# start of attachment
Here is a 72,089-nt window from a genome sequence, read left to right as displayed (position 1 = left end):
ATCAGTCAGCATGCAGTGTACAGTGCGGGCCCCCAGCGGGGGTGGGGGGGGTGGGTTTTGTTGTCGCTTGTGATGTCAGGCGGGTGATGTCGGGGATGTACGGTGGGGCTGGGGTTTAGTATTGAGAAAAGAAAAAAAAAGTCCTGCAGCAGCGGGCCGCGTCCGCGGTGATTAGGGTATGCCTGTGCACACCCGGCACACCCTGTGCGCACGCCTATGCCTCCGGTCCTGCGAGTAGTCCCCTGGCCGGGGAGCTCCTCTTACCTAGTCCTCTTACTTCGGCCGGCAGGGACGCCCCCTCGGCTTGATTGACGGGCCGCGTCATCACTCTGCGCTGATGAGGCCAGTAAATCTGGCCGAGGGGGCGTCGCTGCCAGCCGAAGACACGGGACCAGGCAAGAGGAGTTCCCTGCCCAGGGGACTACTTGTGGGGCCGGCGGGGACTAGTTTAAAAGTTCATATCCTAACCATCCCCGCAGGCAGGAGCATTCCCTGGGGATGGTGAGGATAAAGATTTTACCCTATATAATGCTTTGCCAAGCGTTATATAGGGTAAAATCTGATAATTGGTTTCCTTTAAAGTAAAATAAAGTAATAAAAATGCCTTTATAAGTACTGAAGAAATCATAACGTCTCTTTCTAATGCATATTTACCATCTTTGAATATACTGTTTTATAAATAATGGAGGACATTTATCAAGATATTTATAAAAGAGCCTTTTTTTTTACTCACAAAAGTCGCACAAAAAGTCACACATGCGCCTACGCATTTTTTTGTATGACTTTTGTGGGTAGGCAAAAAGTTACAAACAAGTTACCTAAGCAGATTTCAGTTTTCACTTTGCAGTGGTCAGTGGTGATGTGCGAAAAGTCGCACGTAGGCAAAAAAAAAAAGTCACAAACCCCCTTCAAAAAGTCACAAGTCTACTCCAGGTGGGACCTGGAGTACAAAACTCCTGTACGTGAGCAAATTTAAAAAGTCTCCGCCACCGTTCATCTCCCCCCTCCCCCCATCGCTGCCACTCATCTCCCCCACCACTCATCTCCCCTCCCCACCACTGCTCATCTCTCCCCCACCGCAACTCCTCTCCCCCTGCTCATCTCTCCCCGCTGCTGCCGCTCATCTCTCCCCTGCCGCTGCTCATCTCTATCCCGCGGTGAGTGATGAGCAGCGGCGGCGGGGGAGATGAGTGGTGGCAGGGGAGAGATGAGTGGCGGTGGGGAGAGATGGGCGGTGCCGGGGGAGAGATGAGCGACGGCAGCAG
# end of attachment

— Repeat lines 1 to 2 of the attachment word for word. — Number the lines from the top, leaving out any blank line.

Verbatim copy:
Here is a 72,089-nt window from a genome sequence, read left to right as displayed (position 1 = left end):
ATCAGTCAGCATGCAGTGTACAGTGCGGGCCCCCAGCGGGGGTGGGGGGGGTGGGTTTTGTTGTCGCTTGTGATGTCAGGCGGGTGATGTCGGGGATGTACGGTGGGGCTGGGGTTTAGTATTGAGAAAAGAAAAAAAAAGTCCTGCAGCAGCGGGCCGCGTCCGCGGTGATTAGGGTATGCCTGTGCACACCCGGCACACCCTGTGCGCACGCCTATGCCTCCGGTCCTGCGAGTAGTCCCCTGGCCGGGGAGCTCCTCTTACCTAGTCCTCTTACTTCGGCCGGCAGGGACGCCCCCTCGGCTTGATTGACGGGCCGCGTCATCACTCTGCGCTGATGAGGCCAGTAAATCTGGCCGAGGGGGCGTCGCTGCCAGCCGAAGACACGGGACCAGGCAAGAGGAGTTCCCTGCCCAGGGGACTACTTGTGGGGCCGGCGGGGACTAGTTTAAAAGTTCATATCCTAACCATCCCCGCAGGCAGGAGCATTCCCTGGGGATGGTGAGGATAAAGATTTTACCCTATATAATGCTTTGCCAAGCGTTATATAGGGTAAAATCTGATAATTGGTTTCCTTTAAAGTAAAATAAAGTAATAAAAATGCCTTTATAAGTACTGAAGAAATCATAACGTCTCTTTCTAATGCATATTTACCATCTTTGAATATACTGTTTTATAAATAATGGAGGACATTTATCAAGATATTTATAAAAGAGCCTTTTTTTTTACTCACAAAAGTCGCACAAAAAGTCACACATGCGCCTACGCATTTTTTTGTATGACTTTTGTGGGTAGGCAAAAAGTTACAAACAAGTTACCTAAGCAGATTTCAGTTTTCACTTTGCAGTGGTCAGTGGTGATGTGCGAAAAGTCGCACGTAGGCAAAAAAAAAAAGTCACAAACCCCCTTCAAAAAGTCACAAGTCTACTCCAGGTGGGACCTGGAGTACAAAACTCCTGTACGTGAGCAAATTTAAAAAGTCTCCGCCACCGTTCATCTCCCCCCTCCCCCCATCGCTGCCACTCATCTCCCCCACCACTCATCTCCCCTCCCCACCACTGCTCATCTCTCCCCCACCGCAACTCCTCTCCCCCTGCTCATCTCTCCCCGCTGCTGCCGCTCATCTCTCCCCTGCCGCTGCTCATCTCTATCCCGCGGTGAGTGATGAGCAGCGGCGGCGGGGGAGATGAGTGGTGGCAGGGGAGAGATGAGTGGCGGTGGGGAGAGATGGGCGGTGCCGGGGGAGAGATGAGCGACGGCAGCAG